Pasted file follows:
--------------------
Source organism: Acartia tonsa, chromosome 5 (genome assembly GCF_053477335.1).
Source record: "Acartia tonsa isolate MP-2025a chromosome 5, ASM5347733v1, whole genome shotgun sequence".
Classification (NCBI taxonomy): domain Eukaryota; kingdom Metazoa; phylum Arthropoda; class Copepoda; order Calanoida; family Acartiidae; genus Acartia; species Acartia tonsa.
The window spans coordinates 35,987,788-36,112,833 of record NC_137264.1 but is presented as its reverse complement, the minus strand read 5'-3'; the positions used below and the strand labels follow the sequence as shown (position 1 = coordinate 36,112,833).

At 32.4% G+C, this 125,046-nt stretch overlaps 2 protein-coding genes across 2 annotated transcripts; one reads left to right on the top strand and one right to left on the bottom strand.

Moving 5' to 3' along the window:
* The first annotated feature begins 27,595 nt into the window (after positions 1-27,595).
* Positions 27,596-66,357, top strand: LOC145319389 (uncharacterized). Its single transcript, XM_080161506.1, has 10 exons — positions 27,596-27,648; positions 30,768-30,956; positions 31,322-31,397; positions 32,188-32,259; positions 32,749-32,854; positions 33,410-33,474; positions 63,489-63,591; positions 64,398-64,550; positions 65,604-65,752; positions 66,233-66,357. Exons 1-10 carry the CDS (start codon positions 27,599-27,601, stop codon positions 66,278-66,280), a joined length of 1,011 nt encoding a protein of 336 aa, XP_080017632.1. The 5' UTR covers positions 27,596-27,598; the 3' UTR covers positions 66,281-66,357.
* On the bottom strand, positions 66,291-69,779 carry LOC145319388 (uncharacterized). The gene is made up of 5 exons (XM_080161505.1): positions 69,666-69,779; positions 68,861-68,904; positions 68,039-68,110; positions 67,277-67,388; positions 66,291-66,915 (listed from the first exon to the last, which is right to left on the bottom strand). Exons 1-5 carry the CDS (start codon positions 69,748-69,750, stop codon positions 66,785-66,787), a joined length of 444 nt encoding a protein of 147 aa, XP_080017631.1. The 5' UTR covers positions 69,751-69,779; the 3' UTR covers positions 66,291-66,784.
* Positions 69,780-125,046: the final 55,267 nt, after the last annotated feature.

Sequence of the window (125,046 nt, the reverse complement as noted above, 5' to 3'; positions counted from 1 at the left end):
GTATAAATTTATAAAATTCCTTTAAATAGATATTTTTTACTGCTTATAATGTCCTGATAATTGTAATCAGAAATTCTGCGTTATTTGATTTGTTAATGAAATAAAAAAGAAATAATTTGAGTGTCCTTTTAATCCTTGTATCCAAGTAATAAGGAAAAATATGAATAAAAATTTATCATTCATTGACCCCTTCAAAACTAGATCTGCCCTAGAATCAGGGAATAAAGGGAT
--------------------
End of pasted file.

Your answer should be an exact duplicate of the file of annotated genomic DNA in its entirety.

Source organism: Acartia tonsa, chromosome 5 (genome assembly GCF_053477335.1).
Source record: "Acartia tonsa isolate MP-2025a chromosome 5, ASM5347733v1, whole genome shotgun sequence".
Classification (NCBI taxonomy): domain Eukaryota; kingdom Metazoa; phylum Arthropoda; class Copepoda; order Calanoida; family Acartiidae; genus Acartia; species Acartia tonsa.
The window spans coordinates 35,987,788-36,112,833 of record NC_137264.1 but is presented as its reverse complement, the minus strand read 5'-3'; the positions used below and the strand labels follow the sequence as shown (position 1 = coordinate 36,112,833).

At 32.4% G+C, this 125,046-nt stretch overlaps 2 protein-coding genes across 2 annotated transcripts; one reads left to right on the top strand and one right to left on the bottom strand.

Moving 5' to 3' along the window:
* The first annotated feature begins 27,595 nt into the window (after positions 1-27,595).
* Positions 27,596-66,357, top strand: LOC145319389 (uncharacterized). Its single transcript, XM_080161506.1, has 10 exons — positions 27,596-27,648; positions 30,768-30,956; positions 31,322-31,397; positions 32,188-32,259; positions 32,749-32,854; positions 33,410-33,474; positions 63,489-63,591; positions 64,398-64,550; positions 65,604-65,752; positions 66,233-66,357. Exons 1-10 carry the CDS (start codon positions 27,599-27,601, stop codon positions 66,278-66,280), a joined length of 1,011 nt encoding a protein of 336 aa, XP_080017632.1. The 5' UTR covers positions 27,596-27,598; the 3' UTR covers positions 66,281-66,357.
* On the bottom strand, positions 66,291-69,779 carry LOC145319388 (uncharacterized). The gene is made up of 5 exons (XM_080161505.1): positions 69,666-69,779; positions 68,861-68,904; positions 68,039-68,110; positions 67,277-67,388; positions 66,291-66,915 (listed from the first exon to the last, which is right to left on the bottom strand). Exons 1-5 carry the CDS (start codon positions 69,748-69,750, stop codon positions 66,785-66,787), a joined length of 444 nt encoding a protein of 147 aa, XP_080017631.1. The 5' UTR covers positions 69,751-69,779; the 3' UTR covers positions 66,291-66,784.
* Positions 69,780-125,046: the final 55,267 nt, after the last annotated feature.

Sequence of the window (125,046 nt, the reverse complement as noted above, 5' to 3'; positions counted from 1 at the left end):
GTATAAATTTATAAAATTCCTTTAAATAGATATTTTTTACTGCTTATAATGTCCTGATAATTGTAATCAGAAATTCTGCGTTATTTGATTTGTTAATGAAATAAAAAAGAAATAATTTGAGTGTCCTTTTAATCCTTGTATCCAAGTAATAAGGAAAAATATGAATAAAAATTTATCATTCATTGACCCCTTCAAAACTAGATCTGCCCTAGAATCAGGGAATAAAGGGAT